- Associated Press - Thursday, October 1, 2015

LINCOLN, Neb. (AP) - Nebraska’s new economic development director abruptly left her position Thursday after a little more than eight months on the job, with Gov. Pete Ricketts saying the state needs leadership that can promote it nationally and globally.

Ricketts said Brenda Hicks-Sorensen has concluded her term as the department’s director, effective immediately. The governor appointed Hicks-Sorensen in January after a privately funded national search lured her from a state job-creation agency in Wisconsin.

Taylor Gage, a spokesman for Ricketts, said the governor decided to make a “leadership change” earlier this week.

“Brenda has skills and talents that just weren’t a good fit for what we needed,” Gage said, declining to elaborate.

In a statement, Ricketts did not address the decision directly but noted that he has traveled the state extensively and led two international trade missions.

“During these travels, it became clear to me that Nebraska needs to do more to market our state both nationally and globally,” Ricketts said. “Nebraska’s future ability to grow jobs is contingent on leadership that is able to accomplish these goals.”

Ricketts thanked Hicks-Sorensen for her service, and said he will continue to focus on growing the state and “aggressively building an agency centered on promoting Nebraska’s business friendly climate.”

The announcement comes hours after ConAgra Foods announced that it will eliminate 1,500 jobs and move its headquarters from Omaha to Chicago.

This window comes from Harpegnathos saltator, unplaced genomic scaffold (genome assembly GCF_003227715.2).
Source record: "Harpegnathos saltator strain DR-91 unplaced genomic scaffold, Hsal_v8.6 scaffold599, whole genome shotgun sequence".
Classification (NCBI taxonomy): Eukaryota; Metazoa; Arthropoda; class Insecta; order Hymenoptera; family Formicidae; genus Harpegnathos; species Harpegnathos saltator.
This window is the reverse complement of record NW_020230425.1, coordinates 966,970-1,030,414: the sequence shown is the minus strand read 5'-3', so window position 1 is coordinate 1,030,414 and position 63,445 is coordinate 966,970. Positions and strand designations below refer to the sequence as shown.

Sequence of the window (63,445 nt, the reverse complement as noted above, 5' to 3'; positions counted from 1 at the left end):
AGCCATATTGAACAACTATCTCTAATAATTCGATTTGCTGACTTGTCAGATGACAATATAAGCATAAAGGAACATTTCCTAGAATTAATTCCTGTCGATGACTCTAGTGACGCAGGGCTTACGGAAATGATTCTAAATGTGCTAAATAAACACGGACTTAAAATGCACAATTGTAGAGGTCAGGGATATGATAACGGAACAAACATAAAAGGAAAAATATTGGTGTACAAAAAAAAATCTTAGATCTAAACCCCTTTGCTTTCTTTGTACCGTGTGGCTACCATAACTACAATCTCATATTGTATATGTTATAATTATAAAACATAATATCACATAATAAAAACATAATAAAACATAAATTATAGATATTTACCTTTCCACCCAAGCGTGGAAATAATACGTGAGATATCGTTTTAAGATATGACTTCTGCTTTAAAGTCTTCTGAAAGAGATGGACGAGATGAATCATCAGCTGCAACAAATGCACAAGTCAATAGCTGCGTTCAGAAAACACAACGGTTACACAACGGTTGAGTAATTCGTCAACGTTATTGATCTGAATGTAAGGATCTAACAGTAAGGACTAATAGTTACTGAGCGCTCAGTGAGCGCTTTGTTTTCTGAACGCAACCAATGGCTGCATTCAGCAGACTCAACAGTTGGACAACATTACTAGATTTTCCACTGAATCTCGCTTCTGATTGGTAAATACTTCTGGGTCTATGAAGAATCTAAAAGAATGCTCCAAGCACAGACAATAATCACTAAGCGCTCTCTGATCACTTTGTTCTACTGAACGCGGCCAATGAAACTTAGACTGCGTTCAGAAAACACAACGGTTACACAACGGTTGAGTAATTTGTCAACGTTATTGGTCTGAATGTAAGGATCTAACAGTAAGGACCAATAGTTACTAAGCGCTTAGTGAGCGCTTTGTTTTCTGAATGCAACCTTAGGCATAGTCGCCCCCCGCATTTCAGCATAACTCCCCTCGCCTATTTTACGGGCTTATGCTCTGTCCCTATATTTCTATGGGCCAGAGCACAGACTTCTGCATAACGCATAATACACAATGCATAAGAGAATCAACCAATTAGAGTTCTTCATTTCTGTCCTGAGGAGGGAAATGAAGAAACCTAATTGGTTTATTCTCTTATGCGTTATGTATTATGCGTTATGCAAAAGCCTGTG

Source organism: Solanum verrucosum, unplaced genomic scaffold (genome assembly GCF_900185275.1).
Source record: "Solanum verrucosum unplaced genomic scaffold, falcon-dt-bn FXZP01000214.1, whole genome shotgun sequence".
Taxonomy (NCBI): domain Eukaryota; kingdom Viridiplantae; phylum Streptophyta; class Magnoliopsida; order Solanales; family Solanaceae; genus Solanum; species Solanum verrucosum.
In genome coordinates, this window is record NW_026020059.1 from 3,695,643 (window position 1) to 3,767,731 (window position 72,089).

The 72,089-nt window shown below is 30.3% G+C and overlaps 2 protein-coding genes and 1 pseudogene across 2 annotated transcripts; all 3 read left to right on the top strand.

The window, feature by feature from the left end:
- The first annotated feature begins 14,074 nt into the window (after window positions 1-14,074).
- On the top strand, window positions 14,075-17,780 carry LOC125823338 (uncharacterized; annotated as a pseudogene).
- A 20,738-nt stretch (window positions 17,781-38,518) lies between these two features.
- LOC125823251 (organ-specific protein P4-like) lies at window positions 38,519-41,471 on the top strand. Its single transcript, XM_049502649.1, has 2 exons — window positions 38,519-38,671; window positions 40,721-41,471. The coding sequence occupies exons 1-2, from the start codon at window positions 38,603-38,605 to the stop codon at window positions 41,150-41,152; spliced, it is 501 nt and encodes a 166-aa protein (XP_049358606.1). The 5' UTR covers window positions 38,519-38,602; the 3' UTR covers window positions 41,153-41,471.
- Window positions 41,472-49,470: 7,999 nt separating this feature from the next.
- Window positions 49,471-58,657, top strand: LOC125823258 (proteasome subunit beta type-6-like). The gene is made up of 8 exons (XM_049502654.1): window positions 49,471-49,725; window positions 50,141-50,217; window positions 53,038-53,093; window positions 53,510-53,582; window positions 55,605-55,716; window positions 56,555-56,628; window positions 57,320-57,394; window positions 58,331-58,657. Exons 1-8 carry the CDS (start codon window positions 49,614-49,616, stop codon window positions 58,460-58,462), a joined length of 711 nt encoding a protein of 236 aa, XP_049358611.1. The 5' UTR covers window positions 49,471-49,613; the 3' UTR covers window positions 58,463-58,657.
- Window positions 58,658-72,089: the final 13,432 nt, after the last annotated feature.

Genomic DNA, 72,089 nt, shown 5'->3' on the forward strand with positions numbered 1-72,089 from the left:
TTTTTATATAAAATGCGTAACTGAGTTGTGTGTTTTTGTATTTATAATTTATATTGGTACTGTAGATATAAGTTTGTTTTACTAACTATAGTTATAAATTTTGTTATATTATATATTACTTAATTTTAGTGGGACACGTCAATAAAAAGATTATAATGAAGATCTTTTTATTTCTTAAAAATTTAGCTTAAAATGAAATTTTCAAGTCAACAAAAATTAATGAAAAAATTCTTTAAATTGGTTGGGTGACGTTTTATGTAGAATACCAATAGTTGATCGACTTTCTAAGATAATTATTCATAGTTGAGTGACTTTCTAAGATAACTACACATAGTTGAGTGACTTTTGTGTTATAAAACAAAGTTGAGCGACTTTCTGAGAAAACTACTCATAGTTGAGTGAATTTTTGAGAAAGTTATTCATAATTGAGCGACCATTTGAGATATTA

It also follows news this week that another Ricketts appointee, Yolanda Webb, resigned from an administrative position at the Department of Health and Human Services because she had inflated her academic credentials. Webb stepped down after state human resources officials discovered that she had not completed her doctoral degree as claimed on her resume.

Hicks-Sorensen previously served as a vice president of Economic and Community Development for the Wisconsin Economic Development Corporation. Her salary in Nebraska was $145,000.

Hicks-Sorensen faced scrutiny in June after the Wisconsin agency came under fire for approving a questionable business loan. Wisconsin auditors said the agency didn’t review the finances of a struggling business before approving a $500,000 loan, which is now in default.

The business was owned by a man who donated $10,000 to Gov. Scott Walker’s 2010 campaign. Hicks Sorensen defended her actions at the agency, saying she personally opposed the loan but wasn’t able to stop it. Ricketts said he was confident she had behaved in the right way.

Ricketts said an interim director will be named shortly, and a new national search will start right away using the same firm that found Hicks-Sorensen.

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